Bahiya pleaded his case a third time. This time the Buddha relented and said, “Well then Bahiya, you should train yourself like this: whenever you see a form, simply see; whenever you hear a sound, simply hear; whenever you smell an aroma, simply smell; whenever you taste a flavor, simply taste; whenever you feel a sensation, simply feel; whenever a thought arises, let it be just a thought. Then ‘you’ will not exist; whenever you do not exist, you will not be found in this world, another world, or in between. That is the end of suffering.”
Upon hearing this brief explanation from the Buddha, Bahiya was immediately released from all forms of suffering generated by clinging, desire, aversion, and ignorance. The Buddha then went on his way.
Not long after this encounter, Bahiya was attacked by a cow protecting her calf and was killed. Later, as the Buddha was returning from his meal following the alms round, he saw Bahiya’s torn and broken body. He instructed his monks to take the body away for cremation and to build him a memorial, saying, “Your companion in the holy life has died.”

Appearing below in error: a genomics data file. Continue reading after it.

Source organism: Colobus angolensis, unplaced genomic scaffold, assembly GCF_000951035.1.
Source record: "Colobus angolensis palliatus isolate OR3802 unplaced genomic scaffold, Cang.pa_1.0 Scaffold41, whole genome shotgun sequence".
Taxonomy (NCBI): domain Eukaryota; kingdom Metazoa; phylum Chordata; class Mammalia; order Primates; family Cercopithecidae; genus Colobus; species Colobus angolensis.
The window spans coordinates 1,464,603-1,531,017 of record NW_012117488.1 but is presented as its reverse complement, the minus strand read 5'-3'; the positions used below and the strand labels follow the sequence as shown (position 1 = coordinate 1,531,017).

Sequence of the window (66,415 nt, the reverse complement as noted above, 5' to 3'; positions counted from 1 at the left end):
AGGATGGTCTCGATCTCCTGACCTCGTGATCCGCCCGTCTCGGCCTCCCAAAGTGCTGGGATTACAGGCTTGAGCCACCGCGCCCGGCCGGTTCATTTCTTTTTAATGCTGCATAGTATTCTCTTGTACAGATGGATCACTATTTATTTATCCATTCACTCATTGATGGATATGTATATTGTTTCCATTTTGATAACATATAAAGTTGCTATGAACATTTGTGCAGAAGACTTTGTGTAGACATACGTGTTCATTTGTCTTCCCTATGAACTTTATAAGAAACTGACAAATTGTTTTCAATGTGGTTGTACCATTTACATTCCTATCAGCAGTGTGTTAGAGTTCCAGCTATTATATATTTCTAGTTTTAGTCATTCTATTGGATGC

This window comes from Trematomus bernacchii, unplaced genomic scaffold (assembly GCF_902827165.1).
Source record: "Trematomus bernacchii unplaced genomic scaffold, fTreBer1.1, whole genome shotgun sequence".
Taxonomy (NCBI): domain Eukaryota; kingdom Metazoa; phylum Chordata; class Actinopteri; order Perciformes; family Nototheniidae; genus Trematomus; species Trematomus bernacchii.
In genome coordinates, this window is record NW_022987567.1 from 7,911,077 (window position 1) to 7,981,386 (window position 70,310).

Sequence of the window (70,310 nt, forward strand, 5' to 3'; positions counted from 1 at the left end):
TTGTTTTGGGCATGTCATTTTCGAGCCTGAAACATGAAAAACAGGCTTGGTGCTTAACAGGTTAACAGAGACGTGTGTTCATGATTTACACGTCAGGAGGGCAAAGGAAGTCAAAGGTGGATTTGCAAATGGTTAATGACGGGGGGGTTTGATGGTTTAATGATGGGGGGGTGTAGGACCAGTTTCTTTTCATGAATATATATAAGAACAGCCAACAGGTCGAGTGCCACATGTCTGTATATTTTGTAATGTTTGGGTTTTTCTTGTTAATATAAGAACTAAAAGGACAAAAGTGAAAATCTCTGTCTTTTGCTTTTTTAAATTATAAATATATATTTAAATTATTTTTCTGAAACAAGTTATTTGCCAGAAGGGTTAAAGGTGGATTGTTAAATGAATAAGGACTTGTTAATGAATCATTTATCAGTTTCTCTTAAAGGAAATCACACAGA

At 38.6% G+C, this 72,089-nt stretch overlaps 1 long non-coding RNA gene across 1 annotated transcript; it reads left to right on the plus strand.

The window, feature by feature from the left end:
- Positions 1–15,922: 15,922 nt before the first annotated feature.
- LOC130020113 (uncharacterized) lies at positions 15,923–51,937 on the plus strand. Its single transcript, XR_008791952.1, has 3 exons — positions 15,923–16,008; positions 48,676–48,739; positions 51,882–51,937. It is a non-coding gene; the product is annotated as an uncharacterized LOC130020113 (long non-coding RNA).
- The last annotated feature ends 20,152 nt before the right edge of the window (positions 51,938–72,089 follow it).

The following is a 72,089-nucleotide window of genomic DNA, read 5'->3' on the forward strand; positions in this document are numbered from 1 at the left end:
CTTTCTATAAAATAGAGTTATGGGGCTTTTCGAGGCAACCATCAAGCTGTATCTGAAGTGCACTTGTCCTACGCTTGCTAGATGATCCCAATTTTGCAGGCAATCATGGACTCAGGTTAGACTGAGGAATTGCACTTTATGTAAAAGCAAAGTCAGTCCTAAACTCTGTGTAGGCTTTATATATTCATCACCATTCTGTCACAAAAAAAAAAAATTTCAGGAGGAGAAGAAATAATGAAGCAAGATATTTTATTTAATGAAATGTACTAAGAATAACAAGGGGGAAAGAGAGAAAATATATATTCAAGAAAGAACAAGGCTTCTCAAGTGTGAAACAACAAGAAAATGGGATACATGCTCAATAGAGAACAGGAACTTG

After carrying out the Buddha’s instructions, the monks returned to join him. One asked, “Bahiya’s body has been cremated and the memorial built. What is the destination of his future state?”
“Monks,” the Buddha said, “Bahiya of the bark cloth was wise. He practiced the dhamma in accordance with the dhamma and he did not pester me with issues related to the dhamma. Monks, Bahiya is totally unbound and free.”
The Buddha then proclaimed:
Where water, earth, fire, and wind have no footing, There the stars do not shine, The sun is not visible, The moon does not appear, Darkness is not found. And when a sage through wisdom and insight has known this directly, Then from form and formless, From bliss and pain, Are they freed. —from Udana, 1.10, translated from the Pali by Thanissaro Bhikkhu. Published by Access to Insight, 1994
The Bahiya Sutta stands out among the Pali suttas, inspiring us 2,500 years later with this dramatic encounter between a student of the Way and the Buddha. It speaks directly to contemplative practice, offering a clear and powerful summation of the Buddha’s teachings on awareness and freedom.